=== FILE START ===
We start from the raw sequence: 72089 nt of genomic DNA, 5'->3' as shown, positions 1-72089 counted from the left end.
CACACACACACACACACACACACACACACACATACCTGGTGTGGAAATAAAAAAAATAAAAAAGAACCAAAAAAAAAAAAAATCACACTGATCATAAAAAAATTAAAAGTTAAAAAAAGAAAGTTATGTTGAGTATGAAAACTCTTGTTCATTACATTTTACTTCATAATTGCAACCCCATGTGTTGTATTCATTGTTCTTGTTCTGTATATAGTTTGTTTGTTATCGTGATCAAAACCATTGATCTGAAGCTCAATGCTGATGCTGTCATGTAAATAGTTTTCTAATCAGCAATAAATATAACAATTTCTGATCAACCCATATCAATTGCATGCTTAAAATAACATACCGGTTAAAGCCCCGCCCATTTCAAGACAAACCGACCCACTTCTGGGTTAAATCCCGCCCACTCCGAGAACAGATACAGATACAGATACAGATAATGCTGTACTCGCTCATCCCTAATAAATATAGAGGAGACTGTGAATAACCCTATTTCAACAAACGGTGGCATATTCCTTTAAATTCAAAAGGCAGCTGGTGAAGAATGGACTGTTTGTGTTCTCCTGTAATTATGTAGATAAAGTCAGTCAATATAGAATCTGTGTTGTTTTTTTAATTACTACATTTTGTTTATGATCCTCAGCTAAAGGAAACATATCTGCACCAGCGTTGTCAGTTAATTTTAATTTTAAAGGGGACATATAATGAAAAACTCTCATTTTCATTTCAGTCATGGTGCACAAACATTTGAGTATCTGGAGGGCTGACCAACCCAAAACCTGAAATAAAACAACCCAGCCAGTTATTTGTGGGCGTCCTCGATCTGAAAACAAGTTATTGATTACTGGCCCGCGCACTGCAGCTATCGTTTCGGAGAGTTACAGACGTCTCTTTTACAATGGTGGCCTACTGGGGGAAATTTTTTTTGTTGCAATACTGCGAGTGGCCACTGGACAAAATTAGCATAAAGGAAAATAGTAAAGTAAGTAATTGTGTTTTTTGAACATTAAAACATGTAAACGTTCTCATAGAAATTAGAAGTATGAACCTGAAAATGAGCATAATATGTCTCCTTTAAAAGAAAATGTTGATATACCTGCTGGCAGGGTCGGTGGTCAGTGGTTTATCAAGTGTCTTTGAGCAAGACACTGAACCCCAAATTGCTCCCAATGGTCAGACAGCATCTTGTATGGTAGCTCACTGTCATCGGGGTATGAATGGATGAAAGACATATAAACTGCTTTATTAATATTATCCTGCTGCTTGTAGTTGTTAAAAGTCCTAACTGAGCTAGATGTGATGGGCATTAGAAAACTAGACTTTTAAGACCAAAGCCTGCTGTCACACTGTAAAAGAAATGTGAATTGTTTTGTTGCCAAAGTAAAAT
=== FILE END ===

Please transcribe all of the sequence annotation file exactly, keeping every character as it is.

We start from the raw sequence: 72089 nt of genomic DNA, 5'->3' as shown, positions 1-72089 counted from the left end.
CACACACACACACACACACACACACACACACATACCTGGTGTGGAAATAAAAAAAATAAAAAAGAACCAAAAAAAAAAAAAATCACACTGATCATAAAAAAATTAAAAGTTAAAAAAAGAAAGTTATGTTGAGTATGAAAACTCTTGTTCATTACATTTTACTTCATAATTGCAACCCCATGTGTTGTATTCATTGTTCTTGTTCTGTATATAGTTTGTTTGTTATCGTGATCAAAACCATTGATCTGAAGCTCAATGCTGATGCTGTCATGTAAATAGTTTTCTAATCAGCAATAAATATAACAATTTCTGATCAACCCATATCAATTGCATGCTTAAAATAACATACCGGTTAAAGCCCCGCCCATTTCAAGACAAACCGACCCACTTCTGGGTTAAATCCCGCCCACTCCGAGAACAGATACAGATACAGATACAGATAATGCTGTACTCGCTCATCCCTAATAAATATAGAGGAGACTGTGAATAACCCTATTTCAACAAACGGTGGCATATTCCTTTAAATTCAAAAGGCAGCTGGTGAAGAATGGACTGTTTGTGTTCTCCTGTAATTATGTAGATAAAGTCAGTCAATATAGAATCTGTGTTGTTTTTTTAATTACTACATTTTGTTTATGATCCTCAGCTAAAGGAAACATATCTGCACCAGCGTTGTCAGTTAATTTTAATTTTAAAGGGGACATATAATGAAAAACTCTCATTTTCATTTCAGTCATGGTGCACAAACATTTGAGTATCTGGAGGGCTGACCAACCCAAAACCTGAAATAAAACAACCCAGCCAGTTATTTGTGGGCGTCCTCGATCTGAAAACAAGTTATTGATTACTGGCCCGCGCACTGCAGCTATCGTTTCGGAGAGTTACAGACGTCTCTTTTACAATGGTGGCCTACTGGGGGAAATTTTTTTTGTTGCAATACTGCGAGTGGCCACTGGACAAAATTAGCATAAAGGAAAATAGTAAAGTAAGTAATTGTGTTTTTTGAACATTAAAACATGTAAACGTTCTCATAGAAATTAGAAGTATGAACCTGAAAATGAGCATAATATGTCTCCTTTAAAAGAAAATGTTGATATACCTGCTGGCAGGGTCGGTGGTCAGTGGTTTATCAAGTGTCTTTGAGCAAGACACTGAACCCCAAATTGCTCCCAATGGTCAGACAGCATCTTGTATGGTAGCTCACTGTCATCGGGGTATGAATGGATGAAAGACATATAAACTGCTTTATTAATATTATCCTGCTGCTTGTAGTTGTTAAAAGTCCTAACTGAGCTAGATGTGATGGGCATTAGAAAACTAGACTTTTAAGACCAAAGCCTGCTGTCACACTGTAAAAGAAATGTGAATTGTTTTGTTGCCAAAGTAAAAT